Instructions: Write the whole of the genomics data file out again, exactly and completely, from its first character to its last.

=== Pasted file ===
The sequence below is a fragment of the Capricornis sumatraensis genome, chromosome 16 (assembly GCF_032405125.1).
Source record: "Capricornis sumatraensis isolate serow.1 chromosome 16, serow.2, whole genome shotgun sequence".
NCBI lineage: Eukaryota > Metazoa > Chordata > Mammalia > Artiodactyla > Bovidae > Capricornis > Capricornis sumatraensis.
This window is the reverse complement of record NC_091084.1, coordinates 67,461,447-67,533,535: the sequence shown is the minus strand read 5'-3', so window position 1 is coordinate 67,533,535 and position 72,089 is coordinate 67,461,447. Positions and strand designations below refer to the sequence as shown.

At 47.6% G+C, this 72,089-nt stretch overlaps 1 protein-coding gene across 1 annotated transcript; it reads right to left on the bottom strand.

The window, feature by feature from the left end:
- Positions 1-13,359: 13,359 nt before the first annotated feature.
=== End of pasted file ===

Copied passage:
The sequence below is a fragment of the Capricornis sumatraensis genome, chromosome 16 (assembly GCF_032405125.1).
Source record: "Capricornis sumatraensis isolate serow.1 chromosome 16, serow.2, whole genome shotgun sequence".
NCBI lineage: Eukaryota > Metazoa > Chordata > Mammalia > Artiodactyla > Bovidae > Capricornis > Capricornis sumatraensis.
This window is the reverse complement of record NC_091084.1, coordinates 67,461,447-67,533,535: the sequence shown is the minus strand read 5'-3', so window position 1 is coordinate 67,533,535 and position 72,089 is coordinate 67,461,447. Positions and strand designations below refer to the sequence as shown.

At 47.6% G+C, this 72,089-nt stretch overlaps 1 protein-coding gene across 1 annotated transcript; it reads right to left on the bottom strand.

The window, feature by feature from the left end:
- Positions 1-13,359: 13,359 nt before the first annotated feature.